3. Do some research on the various platforms available different platforms are best suited to various purposes. So, for example, TWITTER is a micro-blogging site. You are allowed 150 characters per communication (called a ‘tweet’), including spaces. so messages have to be brief and concise. Twitter is perfect for very short reactions, and also, as a means of advertising links. Twitter works on the basis that everything you tweet is public, so unlike Facebook, where you can use your privacy settings to limit who sees what you post, on Twitter, potentially everything you do is visible to everybody and forever. Twitter allows you to share images as well as text, always with the proviso that links etc fit within the 150 character limit. Twitter is possibly the most active and most ‘professional’ of all social media platforms, and certainly the one where you can speak directly to anybody. For getting started, try this slideshare. FACEBOOK, unlike Twitter, has no restrictions on the lengths of posts, and you determine how public these posts are. Most Facebook users choose their profile to be private, that is, only ‘friends’ can see everything you post and post back, so you tend to have different conversations on Facebook to those on Twitter. But then, many social media users come to Facebook first, and Facebook might be something you have used for years, without going back to privacy settings etc. Is The way you used Facebook several years ago while maybe at secondary school the way you want to use it now? Worth thinking about. In addition to your profile, there are also Facebook groups and Facebook pages, which are again ways of managing who sees what. LInkedIn again works on the basis of setting up a public profile, showcasing your professional skills, so think of it as a public ‘CV’ that is accessible and visible to everybody. You then link to other people you know, you become part of groups (many Universities have groups, many employers have groups) and depending on who you have connected to, you have a home page, otherwise called a ‘newsfeed’ where you see posts based on your interests. LinkedIn has a massive reach, but is possibly less interactive than Twitter and Facebook. LinkedIn is about being seen and watching for opportunities; on Twitter and Facebook, you probably chat more. INSTAGRAM is for sharing images and can be used very effecticely to create relevant image banks for teaching, but so far, there seems to be less interest in harnessing Instagram for teaching than in some of the other platforms. Then there is STORIFY which allows you to bring together a range of messages from different platforms (see here for an example), to arrange them chronologically, and to add commentary to it. In other words, you capture a story with different contributors and voices. This can be a fabulously effective way to capture online discussions and to create a permanent record, or archive, these discussions. Another important form of social media use is BLOGGING, but we think blogging deserves its own Top Ten Tips: Blogging.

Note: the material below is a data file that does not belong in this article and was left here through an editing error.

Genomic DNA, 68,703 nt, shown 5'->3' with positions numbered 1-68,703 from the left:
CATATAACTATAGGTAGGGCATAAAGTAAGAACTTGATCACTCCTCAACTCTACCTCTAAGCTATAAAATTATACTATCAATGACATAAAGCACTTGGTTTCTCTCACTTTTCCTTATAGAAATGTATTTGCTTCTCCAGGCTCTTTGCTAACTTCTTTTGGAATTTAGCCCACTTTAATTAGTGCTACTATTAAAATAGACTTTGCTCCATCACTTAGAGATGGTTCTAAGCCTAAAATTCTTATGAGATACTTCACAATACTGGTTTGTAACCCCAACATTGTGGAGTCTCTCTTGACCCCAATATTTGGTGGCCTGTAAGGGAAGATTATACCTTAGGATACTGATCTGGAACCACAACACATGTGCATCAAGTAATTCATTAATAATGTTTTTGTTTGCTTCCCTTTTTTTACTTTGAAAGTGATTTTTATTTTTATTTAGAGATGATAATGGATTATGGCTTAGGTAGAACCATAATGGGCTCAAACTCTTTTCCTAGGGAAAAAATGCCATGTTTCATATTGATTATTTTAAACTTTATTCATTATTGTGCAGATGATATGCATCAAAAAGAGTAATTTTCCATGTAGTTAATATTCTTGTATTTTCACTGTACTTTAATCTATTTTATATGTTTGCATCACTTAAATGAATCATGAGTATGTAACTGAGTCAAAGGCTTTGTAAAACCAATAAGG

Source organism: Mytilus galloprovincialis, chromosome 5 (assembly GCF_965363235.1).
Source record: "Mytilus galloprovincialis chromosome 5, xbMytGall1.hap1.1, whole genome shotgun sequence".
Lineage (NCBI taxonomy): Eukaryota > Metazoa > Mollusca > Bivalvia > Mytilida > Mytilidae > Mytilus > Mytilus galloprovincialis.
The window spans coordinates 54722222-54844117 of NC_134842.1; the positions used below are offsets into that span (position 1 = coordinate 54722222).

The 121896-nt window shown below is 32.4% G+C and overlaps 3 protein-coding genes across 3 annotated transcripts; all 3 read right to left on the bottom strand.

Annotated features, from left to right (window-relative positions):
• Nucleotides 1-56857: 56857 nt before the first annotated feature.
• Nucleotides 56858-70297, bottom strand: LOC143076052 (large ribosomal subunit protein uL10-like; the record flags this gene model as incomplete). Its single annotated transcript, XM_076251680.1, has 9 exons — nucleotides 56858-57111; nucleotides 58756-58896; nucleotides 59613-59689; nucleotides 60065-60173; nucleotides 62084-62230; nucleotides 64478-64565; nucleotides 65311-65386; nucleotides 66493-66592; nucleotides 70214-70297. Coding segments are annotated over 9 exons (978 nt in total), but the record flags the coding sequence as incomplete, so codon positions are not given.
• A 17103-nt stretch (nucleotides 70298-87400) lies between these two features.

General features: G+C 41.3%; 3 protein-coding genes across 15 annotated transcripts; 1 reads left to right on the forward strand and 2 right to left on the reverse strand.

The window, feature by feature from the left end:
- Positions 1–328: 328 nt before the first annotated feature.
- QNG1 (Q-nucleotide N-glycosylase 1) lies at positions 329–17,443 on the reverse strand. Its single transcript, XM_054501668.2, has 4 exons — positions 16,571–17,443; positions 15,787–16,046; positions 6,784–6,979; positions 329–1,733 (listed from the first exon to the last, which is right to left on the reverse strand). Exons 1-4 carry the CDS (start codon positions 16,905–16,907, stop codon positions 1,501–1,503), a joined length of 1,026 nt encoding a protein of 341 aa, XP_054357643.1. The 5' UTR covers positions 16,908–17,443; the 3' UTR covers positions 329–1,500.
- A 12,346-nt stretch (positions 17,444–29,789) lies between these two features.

4. Use the right tool for the right job – and learn the lingo!